Saturday, February 17, 2018

The Lock family adventures in Papua New Guinea

My wife Joan and daughter Helen on a wire rope bridge in Papua New Guinea 1972.
Click image to enlarge

Friday, January 26, 2018

A little bit of WW2 history

During WW2, Fremantle Harbour in Western Australia became the largest submarine base in the southern hemisphere.  170 submarines of the British, Dutch and American navies used ‘Freo’ harbour as their base making 416 war patrols out of Fremantle.
Across the harbour entrance was an anti-submarine ‘boom’ net which was lowered when friendly shipping entered the harbour and kept raised at other times.  The Fremantle boom defence net was a buoyed wire mesh net with a central gate opened by a winch on the North Mole, and two buildings were constructed on the western end of Victoria Quay for the naval boom defence operating unit.

The remnants of the lowering/raising machinery are still to be seen on both sides of the harbour entrance.  Click images to enlarge them
Harbour entrance

Winding machinery...Sth Mole
Winding machinery...Nth Mole
U.S. subs with mother Ship
HMS Adamant and Brit subs
Wartime photos taken by Saxon Fogarty
                           

Monday, January 22, 2018

Happy times at Fremantle Cemetery

My brother Graham pointed out this Happy notification.  I guess it seemed like a good idea???

Click image to enlarge


Friday, January 19, 2018

Typhoid Martin

42 years ago this Lock family returned from a six year stint teaching in Papua New Guinea.  Our son Martin was born in Wewak hospital after a somewhat hazardous river crossing en route from Maprik to Wewak a distance of approx. 80 miles on a dirt road.
It was all good and Martin was born without complications.
Four years later the family, Kevin, Joan, Helen and Martin flew out of Port Moresby and home to Perth at the end of our contract in PNG.   We had purchased a lovely colonial house the previous year whilst on leave and we moved into our house and welcomed friends and family to a couple of parties.  Martin fell sick and eventually was diagnosed with Typhoid and interned in the infectious disease ward at Fremantle hospital.   Some 60 people had been in contact with Martin and the local health authorities had a big job contacting those people and allaying any fears of spread of the disease.   After five weeks Martin’s situation was declared safe and he came home to us.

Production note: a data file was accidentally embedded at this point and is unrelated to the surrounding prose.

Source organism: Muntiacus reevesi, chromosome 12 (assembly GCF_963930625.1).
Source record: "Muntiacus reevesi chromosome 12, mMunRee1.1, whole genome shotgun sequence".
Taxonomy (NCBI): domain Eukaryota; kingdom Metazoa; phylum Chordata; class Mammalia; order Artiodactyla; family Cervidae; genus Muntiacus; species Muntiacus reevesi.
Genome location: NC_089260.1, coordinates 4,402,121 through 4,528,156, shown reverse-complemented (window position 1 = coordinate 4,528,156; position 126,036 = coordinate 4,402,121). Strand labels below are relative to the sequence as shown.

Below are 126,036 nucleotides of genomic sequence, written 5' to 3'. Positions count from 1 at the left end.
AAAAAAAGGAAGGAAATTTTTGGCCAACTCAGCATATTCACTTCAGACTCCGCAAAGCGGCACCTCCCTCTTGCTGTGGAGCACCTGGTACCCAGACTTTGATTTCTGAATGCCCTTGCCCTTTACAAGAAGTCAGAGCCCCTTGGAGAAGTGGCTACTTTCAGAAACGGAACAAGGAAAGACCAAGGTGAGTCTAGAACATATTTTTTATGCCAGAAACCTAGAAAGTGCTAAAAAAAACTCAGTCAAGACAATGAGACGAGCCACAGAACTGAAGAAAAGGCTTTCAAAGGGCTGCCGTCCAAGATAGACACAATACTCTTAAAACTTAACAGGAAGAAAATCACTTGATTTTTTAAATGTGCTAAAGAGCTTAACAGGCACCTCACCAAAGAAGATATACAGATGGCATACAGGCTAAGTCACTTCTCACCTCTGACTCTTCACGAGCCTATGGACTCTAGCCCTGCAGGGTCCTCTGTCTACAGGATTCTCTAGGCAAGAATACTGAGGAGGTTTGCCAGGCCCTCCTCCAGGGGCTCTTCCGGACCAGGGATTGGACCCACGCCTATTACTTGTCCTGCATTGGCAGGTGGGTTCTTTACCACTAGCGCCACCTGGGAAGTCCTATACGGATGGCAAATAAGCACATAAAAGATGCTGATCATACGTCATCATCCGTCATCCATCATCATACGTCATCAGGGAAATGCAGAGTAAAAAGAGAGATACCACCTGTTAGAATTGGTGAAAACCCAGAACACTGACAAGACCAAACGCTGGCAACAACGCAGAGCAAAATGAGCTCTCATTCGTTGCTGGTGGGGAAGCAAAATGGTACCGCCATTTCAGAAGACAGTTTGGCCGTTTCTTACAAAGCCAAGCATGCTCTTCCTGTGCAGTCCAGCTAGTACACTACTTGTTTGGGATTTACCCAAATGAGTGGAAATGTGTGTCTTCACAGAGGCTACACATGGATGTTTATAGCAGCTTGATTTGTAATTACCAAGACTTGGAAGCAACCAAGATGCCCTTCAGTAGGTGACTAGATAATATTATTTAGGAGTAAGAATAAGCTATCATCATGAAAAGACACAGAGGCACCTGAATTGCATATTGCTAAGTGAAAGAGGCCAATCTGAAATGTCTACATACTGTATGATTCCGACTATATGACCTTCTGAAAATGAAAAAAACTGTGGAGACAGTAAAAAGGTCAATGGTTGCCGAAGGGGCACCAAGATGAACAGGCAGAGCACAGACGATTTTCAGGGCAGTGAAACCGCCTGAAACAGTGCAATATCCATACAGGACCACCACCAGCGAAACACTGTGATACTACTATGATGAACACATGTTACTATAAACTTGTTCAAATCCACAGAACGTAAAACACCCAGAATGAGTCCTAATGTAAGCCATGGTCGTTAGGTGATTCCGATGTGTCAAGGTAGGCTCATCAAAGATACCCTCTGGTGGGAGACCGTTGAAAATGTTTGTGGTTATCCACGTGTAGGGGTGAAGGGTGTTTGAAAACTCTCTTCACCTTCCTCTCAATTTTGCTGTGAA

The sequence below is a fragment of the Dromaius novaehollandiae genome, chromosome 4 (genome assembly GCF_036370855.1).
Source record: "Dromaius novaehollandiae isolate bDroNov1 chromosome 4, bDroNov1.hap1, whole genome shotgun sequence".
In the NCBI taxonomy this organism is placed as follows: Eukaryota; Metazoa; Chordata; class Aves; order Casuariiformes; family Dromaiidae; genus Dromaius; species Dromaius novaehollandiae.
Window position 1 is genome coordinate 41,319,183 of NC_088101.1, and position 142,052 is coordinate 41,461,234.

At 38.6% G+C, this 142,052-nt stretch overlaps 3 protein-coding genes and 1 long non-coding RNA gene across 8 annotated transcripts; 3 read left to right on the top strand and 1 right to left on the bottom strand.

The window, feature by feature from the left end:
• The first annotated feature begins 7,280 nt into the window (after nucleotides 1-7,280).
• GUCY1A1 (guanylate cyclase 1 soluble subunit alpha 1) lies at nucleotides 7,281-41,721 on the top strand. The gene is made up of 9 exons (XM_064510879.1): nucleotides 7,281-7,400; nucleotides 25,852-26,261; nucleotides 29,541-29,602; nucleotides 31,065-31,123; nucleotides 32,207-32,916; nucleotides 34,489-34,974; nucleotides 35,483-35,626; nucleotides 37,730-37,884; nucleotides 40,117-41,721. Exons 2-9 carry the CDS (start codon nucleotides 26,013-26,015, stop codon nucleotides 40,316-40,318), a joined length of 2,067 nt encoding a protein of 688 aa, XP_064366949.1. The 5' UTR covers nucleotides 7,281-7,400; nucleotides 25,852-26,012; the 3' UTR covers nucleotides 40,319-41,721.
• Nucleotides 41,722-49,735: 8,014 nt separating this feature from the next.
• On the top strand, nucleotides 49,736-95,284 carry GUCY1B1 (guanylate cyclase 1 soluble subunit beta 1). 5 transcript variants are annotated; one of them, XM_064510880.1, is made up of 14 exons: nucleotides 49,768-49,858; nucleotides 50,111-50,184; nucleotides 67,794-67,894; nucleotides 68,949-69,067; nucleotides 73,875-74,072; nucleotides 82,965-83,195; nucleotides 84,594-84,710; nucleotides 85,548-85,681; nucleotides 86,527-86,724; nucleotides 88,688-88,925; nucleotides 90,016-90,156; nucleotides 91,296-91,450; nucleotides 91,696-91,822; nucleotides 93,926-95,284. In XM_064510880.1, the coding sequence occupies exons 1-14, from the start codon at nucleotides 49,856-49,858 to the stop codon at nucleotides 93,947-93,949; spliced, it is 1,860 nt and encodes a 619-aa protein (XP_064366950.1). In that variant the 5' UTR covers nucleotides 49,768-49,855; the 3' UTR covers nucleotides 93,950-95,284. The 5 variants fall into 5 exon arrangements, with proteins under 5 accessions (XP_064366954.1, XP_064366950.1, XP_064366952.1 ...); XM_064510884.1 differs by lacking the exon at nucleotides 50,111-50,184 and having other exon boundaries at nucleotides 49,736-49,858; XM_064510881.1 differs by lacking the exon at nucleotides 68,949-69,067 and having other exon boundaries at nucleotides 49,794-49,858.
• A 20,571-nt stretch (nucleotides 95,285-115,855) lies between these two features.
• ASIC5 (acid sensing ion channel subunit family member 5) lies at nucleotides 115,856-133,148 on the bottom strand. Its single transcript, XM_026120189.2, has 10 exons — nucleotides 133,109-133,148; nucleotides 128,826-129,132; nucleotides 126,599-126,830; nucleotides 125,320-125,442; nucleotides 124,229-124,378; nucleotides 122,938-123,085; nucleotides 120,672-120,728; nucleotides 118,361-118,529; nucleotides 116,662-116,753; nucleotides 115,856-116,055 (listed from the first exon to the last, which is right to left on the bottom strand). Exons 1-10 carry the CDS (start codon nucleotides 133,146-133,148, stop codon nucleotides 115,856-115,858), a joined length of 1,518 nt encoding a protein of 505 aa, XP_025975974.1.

Newspaper clippings at the time....click to enlarge


Friday, January 12, 2018

Nice gift

Daughter Helen brought around a bottle of bubbly given to her by the family of one of her Pre-Primary pupils.  The lad was her best pupil of 2017 and the message on the bottle is rather cute.

Click to enlarge

Tuesday, January 9, 2018

Bushfire hazard

I have been having a morning walk lately, through and around my suburb.  On the northern fenceline there is what was meant to be a nature strip featuring Grass Trees, Eucalyptus trees and other native species, however no maintenance has been done on this strip in years and it is ready for a firebug to toss a lighted match in and create a firestorm.

The Grass Trees (Xanthorrhoea) in a non political correct era were called Blackboys.  In that past era young lads would set fire to them and we are now fortunate that iPhones, iPads et al keep kids busy and not setting bushfires.
Young Grass Tree